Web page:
Child pornography laws in the United States render child pornography illegal under federal law and in all states. The criminal act is widely considered to be obscene, that is, referring to offensive or violent forms of pornography that have been declared by US Supreme Court decisions to be outside the protection of the First Amendment on free speech. However, various levels of penalties are applied.
The PROTECT (“Prosecutorial Remedies and Other Tools to end the Exploitation of Children Today”) Act of 2003 includes prohibitions against illustrations depicting child pornography, including computer-generated illustrations, also known as virtual child pornography. The PROTECT Act is a response to the Child Pornography Prevention Act (CPPA) of 1996 which was ruled unconstitutional by the Supreme Court in 2002.
The Act, which entered into force on April 30, 2003, prohibits computer-generated child pornography when "(b) such visual depiction is a computer image or computer-generated image that is, or appears virtually indistinguishable from that of a minor engaging in sexually explicit conduct” (as amended by 1466A for Section 2256(8)(B) of Title 18, United States Code).
Through Title 18, the United States Code prohibits the production of child pornography, the selling or buying children for sexual exploitation, the possession, distribution and receipt of child pornography, and the importation of child pornography (sections 2251-2260).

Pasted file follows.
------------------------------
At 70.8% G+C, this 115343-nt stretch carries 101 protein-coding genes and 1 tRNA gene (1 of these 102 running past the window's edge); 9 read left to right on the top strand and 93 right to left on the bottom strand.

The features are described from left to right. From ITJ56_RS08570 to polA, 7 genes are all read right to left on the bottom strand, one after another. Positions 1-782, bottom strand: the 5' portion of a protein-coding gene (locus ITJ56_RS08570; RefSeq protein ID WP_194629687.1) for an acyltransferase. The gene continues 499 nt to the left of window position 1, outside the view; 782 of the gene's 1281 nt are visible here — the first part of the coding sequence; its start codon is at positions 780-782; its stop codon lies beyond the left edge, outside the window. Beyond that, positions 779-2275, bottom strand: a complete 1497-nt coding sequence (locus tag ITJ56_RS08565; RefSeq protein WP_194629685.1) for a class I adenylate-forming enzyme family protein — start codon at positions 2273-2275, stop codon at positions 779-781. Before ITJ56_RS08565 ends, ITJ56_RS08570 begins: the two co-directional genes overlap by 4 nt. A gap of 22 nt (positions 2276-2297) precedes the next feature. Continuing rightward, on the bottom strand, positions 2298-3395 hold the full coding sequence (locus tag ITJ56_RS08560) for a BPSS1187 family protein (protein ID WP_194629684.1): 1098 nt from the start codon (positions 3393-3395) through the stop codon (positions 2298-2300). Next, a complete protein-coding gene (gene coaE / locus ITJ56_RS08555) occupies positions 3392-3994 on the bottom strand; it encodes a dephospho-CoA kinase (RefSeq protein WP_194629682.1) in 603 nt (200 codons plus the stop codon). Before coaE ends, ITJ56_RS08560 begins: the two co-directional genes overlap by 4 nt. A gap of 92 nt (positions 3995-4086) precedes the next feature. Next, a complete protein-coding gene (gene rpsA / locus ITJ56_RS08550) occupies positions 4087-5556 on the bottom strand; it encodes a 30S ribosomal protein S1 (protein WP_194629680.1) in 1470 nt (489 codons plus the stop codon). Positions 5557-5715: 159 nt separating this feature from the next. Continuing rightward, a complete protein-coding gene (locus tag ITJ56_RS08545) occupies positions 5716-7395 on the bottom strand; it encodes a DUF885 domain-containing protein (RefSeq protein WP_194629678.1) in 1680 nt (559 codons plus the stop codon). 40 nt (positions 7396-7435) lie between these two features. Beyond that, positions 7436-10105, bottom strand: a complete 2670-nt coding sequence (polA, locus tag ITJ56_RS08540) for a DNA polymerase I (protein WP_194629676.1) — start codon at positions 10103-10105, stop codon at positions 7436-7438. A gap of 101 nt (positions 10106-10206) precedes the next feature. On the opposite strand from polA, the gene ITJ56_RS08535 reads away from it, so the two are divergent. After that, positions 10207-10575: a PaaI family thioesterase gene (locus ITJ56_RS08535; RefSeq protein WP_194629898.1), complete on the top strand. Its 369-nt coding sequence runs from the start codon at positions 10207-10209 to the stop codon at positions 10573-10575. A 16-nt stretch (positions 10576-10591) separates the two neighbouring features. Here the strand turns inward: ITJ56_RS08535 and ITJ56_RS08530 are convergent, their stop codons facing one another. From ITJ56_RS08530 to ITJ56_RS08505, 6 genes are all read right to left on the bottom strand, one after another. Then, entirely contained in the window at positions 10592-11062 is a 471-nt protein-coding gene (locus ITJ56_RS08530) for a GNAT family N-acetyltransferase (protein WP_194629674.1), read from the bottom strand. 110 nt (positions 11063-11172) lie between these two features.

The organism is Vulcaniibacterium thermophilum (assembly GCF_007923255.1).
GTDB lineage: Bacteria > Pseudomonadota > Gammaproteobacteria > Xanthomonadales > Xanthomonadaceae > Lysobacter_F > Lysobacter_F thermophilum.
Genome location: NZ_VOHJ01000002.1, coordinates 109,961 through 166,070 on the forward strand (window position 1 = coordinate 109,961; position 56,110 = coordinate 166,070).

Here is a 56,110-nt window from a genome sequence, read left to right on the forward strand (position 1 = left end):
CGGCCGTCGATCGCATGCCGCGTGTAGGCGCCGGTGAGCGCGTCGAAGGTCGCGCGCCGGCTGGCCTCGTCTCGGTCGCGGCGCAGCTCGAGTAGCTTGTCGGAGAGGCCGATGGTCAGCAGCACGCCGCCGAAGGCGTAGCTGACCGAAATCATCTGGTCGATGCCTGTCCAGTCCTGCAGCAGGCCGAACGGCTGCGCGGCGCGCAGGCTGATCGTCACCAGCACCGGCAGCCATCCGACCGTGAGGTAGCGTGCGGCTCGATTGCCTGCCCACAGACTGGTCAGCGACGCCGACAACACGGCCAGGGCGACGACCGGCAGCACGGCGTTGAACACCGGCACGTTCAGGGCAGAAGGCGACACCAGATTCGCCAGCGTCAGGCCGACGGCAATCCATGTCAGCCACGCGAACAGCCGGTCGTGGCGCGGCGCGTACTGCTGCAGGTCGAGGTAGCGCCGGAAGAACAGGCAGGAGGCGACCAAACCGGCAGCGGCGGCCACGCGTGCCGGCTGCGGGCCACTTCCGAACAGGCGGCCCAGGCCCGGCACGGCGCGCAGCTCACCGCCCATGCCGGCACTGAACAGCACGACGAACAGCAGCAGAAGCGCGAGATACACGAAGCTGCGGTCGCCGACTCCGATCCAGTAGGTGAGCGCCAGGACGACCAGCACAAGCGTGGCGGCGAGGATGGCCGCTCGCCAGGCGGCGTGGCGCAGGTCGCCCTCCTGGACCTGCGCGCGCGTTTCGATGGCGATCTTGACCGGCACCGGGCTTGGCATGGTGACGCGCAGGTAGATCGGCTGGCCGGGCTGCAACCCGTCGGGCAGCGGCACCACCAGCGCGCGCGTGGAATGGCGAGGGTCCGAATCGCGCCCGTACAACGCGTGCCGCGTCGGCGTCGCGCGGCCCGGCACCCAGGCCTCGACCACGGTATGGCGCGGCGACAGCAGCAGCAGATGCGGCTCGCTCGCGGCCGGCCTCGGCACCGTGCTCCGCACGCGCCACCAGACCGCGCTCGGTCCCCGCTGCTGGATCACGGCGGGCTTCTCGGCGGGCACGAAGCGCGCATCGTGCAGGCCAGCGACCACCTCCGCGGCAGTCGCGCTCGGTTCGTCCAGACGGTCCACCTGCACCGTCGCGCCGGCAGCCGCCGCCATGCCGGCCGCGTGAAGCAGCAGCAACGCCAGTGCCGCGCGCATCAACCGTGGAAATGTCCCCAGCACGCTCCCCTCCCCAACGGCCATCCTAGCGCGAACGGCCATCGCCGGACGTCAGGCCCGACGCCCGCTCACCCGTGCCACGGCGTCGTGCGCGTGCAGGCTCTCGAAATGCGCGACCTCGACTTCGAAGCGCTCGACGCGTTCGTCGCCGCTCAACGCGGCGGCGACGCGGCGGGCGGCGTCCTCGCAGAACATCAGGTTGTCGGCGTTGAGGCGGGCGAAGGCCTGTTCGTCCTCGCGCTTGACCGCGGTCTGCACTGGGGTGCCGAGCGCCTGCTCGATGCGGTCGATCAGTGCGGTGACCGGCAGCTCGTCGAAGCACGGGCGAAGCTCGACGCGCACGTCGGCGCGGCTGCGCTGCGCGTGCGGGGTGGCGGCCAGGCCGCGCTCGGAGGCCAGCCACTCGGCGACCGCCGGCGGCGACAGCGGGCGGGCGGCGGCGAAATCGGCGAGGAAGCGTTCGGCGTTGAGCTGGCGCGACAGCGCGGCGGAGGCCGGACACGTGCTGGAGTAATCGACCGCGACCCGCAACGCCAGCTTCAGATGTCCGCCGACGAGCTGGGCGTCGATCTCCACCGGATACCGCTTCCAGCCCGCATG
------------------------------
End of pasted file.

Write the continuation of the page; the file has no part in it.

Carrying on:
Year of Implementation: 2003
Framework Decision 2004/68/JHA makes certain acts related to the sexual exploitation of children illegal. It also makes the production, distribution, dissemination or transmission, supplying, acquisition and possession of child pornography illegal too, whether undertaken by means of a computer system or not.
Year of Implementation: 2004
Council Decision 2000/375/JHA introduced a specific instrument to combat child pornography on the Internet. It directed member states to take measures to encourage Internet users to inform law enforcement authorities if they suspect that child pornography material is being distributed on the Internet, to ensure that offences are investigated and punished, for example by setting up specialised units within the law enforcement authorities, and to ensure that the law enforcement authorities react rapidly when they receive information on alleged cases of child pornography.
Year of Implementation: 2003
The United Nations Convention on the Rights of the Child, which was adopted by the United Nations General Assembly on November 20, 1989 and which came into force on September 2, 1990, sets out the civil, political, economic, social and cultural rights of children, who are generally defined as being under the age of 18.
Two optional protocols were adopted on May 25, 2000, the second of which prohibits the sale of children, child prostitution and child pornography. Both protocols have been ratified by more than 120 states.
States which ratify the convention are bound by international law; compliance is monitored by the United Nations Committee on the Rights of the Child, to which states report periodically.
Year of Implementation: 1990